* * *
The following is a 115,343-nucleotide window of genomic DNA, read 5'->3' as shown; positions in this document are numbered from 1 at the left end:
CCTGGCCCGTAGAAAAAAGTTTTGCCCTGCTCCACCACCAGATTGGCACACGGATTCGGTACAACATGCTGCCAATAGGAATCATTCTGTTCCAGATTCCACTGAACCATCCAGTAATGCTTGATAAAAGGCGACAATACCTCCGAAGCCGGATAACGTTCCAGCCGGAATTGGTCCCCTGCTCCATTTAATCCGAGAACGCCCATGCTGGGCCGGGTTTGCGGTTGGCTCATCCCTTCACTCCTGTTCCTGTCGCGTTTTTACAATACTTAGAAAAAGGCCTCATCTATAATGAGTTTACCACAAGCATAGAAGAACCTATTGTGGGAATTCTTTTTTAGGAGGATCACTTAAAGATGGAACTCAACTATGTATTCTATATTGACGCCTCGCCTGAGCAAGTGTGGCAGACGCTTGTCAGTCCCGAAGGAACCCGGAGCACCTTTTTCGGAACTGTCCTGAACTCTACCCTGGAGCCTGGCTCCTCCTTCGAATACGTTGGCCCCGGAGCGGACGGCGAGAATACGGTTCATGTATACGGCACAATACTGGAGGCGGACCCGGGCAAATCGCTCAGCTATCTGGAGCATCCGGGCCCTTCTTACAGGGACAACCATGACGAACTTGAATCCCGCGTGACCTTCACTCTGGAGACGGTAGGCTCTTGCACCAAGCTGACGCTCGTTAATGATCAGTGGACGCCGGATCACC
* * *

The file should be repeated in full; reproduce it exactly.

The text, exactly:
The following is a 115,343-nucleotide window of genomic DNA, read 5'->3' as shown; positions in this document are numbered from 1 at the left end:
CCTGGCCCGTAGAAAAAAGTTTTGCCCTGCTCCACCACCAGATTGGCACACGGATTCGGTACAACATGCTGCCAATAGGAATCATTCTGTTCCAGATTCCACTGAACCATCCAGTAATGCTTGATAAAAGGCGACAATACCTCCGAAGCCGGATAACGTTCCAGCCGGAATTGGTCCCCTGCTCCATTTAATCCGAGAACGCCCATGCTGGGCCGGGTTTGCGGTTGGCTCATCCCTTCACTCCTGTTCCTGTCGCGTTTTTACAATACTTAGAAAAAGGCCTCATCTATAATGAGTTTACCACAAGCATAGAAGAACCTATTGTGGGAATTCTTTTTTAGGAGGATCACTTAAAGATGGAACTCAACTATGTATTCTATATTGACGCCTCGCCTGAGCAAGTGTGGCAGACGCTTGTCAGTCCCGAAGGAACCCGGAGCACCTTTTTCGGAACTGTCCTGAACTCTACCCTGGAGCCTGGCTCCTCCTTCGAATACGTTGGCCCCGGAGCGGACGGCGAGAATACGGTTCATGTATACGGCACAATACTGGAGGCGGACCCGGGCAAATCGCTCAGCTATCTGGAGCATCCGGGCCCTTCTTACAGGGACAACCATGACGAACTTGAATCCCGCGTGACCTTCACTCTGGAGACGGTAGGCTCTTGCACCAAGCTGACGCTCGTTAATGATCAGTGGACGCCGGATCACC